Peptic ulcer disease, usually known as ulcers, is a condition in which there is erosion of the lining in the digestive tract, commonly in the stomach (called gastric ulcers) and duodenum which is the first part of the small intestines (duodenal ulcers).
Ulcers can sometimes heal spontaneously without treatment but these are bound to high recurrence rates, and others can worsen overtime leading to development of serious and life-threatening complications such as severe bleeding, perforation of the stomach/ duodenum ( when the ulcer leads to formation of a ‘hole’ through the wall of the stomach or duodenum)
Peptic ulcers develop when the acid secreted by the stomach erodes the lining of the digestive tract. Normally, the stomach and duodenum have mechanisms which help to protect them against erosion by the stomach. These include; mucous protective layer, foods and other substances produced by the intestines which neutralise the stomach acid, and if the mucous layer is damaged or the acid neutralising substances are not adequate, there is exposure of the stomach or duodenal lining to the acids found in stomach digestive juices, which can lead to irritation and damage of the linings hence an ulcer can form.
The two mostly known causes of peptic ulcer disease are infection with bacteria called H. pylori and the use of a group of painkillers called non-steroidal anti-inflammatory drugs (NSAIDs).
H. pylori infection is a common bacterial infection of the gastrointestinal tract, found in about 50 per cent of the general population. Not everyone with H. pylori infection suffers ulcers, but it increases the risk through; causing increase in acid levels in the stomach and intestines, causing inflammation of the lining of the stomach and duodenum, and destruction of the mucous protective layer.
NSAIDs are certain drugs which are commonly used to treat pain and inflammation. They include drugs like diclofenac, ibuprofen, lornoxicam and many others. These drugs interfere with the integrity of protective mucous layer of stomach and intestinal lining, increasing the risk of developing an ulcer. The risk of developing ulcers secondary to these drugs increases with increasing duration of use, higher dozes, and risk varies with each particular drug used.
There are other factors associated with a higher risk of peptic ulcer disease, and include; family history of ulcers, tobacco smoking, excess alcohol drinking, stress and anxiety. These can interfere with the healing mechanisms of the ulcers and increase the rates of recurrences.
Some people with peptic ulcers might not have symptoms, especially initially. Symptoms of peptic ulcers vary and may include; abdominal pain or discomfort which is often a burning sensation and felt mostly in upper belly (pain is usually at its worst immediately after food for stomach ulcers and 2-5 hours after food for duodenal ulcers and usually between 11.00pm to 2.00am when acid secretion tends to be greatest), bloating, early sense of feeling full with eating, lack of appetite, heart burn, nausea, vomiting (may contain blood in severe form), passing blood in stools (usually appear as black stools).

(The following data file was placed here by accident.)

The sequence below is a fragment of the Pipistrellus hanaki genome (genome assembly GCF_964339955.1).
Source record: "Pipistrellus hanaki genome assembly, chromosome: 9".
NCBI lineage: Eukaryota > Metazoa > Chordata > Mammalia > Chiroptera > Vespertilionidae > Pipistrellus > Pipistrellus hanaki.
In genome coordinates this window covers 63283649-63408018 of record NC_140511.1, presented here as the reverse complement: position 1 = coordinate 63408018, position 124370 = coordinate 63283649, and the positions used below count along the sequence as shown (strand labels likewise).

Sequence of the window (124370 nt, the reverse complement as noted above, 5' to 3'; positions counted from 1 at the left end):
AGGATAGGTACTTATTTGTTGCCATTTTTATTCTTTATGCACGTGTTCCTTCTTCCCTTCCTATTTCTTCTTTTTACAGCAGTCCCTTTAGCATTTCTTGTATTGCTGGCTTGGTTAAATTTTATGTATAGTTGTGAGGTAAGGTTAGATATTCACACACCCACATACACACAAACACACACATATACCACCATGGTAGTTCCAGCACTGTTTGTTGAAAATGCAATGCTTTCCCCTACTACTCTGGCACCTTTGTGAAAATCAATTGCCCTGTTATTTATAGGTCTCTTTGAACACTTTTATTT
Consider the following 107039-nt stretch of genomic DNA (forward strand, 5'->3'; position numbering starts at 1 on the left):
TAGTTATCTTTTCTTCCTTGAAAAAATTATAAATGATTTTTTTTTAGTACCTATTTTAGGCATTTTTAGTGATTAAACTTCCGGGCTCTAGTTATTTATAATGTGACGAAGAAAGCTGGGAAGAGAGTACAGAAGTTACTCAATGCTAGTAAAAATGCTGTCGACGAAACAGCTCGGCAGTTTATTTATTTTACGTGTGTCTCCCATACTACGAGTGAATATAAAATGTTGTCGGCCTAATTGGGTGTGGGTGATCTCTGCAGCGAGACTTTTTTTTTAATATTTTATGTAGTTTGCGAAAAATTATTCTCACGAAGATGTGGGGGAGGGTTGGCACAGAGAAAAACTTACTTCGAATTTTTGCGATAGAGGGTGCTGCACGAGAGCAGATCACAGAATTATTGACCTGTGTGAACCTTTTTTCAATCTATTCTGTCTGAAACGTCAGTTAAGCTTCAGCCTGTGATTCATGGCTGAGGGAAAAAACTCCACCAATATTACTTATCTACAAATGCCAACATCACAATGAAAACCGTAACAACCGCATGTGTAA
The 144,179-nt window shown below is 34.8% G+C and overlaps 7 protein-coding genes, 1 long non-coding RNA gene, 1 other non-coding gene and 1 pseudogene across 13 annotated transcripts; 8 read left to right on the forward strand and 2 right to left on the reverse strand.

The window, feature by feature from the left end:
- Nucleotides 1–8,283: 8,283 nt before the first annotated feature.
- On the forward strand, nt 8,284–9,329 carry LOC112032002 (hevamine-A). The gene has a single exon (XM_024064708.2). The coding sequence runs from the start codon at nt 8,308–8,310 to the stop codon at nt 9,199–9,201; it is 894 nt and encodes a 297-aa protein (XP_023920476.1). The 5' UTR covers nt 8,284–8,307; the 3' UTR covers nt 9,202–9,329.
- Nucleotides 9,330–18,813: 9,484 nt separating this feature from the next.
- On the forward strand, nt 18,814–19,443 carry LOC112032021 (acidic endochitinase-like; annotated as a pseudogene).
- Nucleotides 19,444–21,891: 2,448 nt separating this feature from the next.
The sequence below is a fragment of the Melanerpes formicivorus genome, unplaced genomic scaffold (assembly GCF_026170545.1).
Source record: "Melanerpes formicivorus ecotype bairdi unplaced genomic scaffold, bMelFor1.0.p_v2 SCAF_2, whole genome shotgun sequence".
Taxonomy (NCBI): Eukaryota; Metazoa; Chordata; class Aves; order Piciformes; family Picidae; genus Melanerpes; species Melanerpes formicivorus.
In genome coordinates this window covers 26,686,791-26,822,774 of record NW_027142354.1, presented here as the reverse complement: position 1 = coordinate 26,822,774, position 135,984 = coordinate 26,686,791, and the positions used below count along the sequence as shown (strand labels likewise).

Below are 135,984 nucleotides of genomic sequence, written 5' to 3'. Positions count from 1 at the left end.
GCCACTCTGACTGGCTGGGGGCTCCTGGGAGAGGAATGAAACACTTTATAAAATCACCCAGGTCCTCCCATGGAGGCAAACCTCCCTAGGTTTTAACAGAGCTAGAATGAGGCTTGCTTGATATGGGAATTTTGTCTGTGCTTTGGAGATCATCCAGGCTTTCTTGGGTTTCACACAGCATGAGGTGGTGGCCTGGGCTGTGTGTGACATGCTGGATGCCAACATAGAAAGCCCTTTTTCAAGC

The diagnosis of peptic ulcer disease is made after taking the history from the patient, physically examining the patient, and some investigations can be done to confirm the disease and cause, since other conditions can present like peptic ulcer disease.
An upper endoscopy is a procedure which is usually performed to confirm an ulcer. A flexible thin tube with light and camera attached to its end is inserted through the mouth and throat down to the stomach and duodenum and the lining of the stomach and duodenum visualised on a screen and if an ulcer or abnormal structure is visualised, a small part of it is taken off (biopsy) during the procedure and taken to the laboratory to look out for H. pylori bacteria or any cancer cells.
Tests for H. pylori bacteria infection such as breath tests or stool analysis to look out for the bacteria can be done in addition to endoscopy to confirm presence of H. pylori bacteria.
Less commonly, a barium swallow which involves drinking a thick substance containing barium (which allows the digestive tract to be seen more clearly) while X-rays are taken can be done
Most ulcers can be healed with medication. Surgery is usually reserved for the complications of the disease such as perforation, less commonly in severe bleeding and stomach outlet obstruction.
The hallmark of treating peptic ulcer lies in identifying the cause. The above class of drugs (NSAIDs) should be stopped irrespective of the initial cause of the ulcers
For the patients with ulcers and who test positive for H. pylori bacteria infection, a combination of different types of antibiotics to eradicate the infection and drugs which reduce the release of acid by the stomach can be prescribed, and these should be taken as prescribed, for effective outcome.
In addition to medications, a number of lifestyle changes can help ones ulcers to heal and these can include; stop NSAID use (inform the clinicians that you have suffered from ulcers before so that alternative painkillers are always prescribed), quit smoking, reduce on or stop alcohol intake, take antacid medications for symptom relief, make an effort to reduce stress. Eating a healthy diet with plenty of fruits, vegetables, fiber and reducing on acidic, spicy, high fat rich diet can help in reducing the symptoms of ulcers.
Dr Ian Shyaka is a General Practitioner at Kanombe Military Hospital.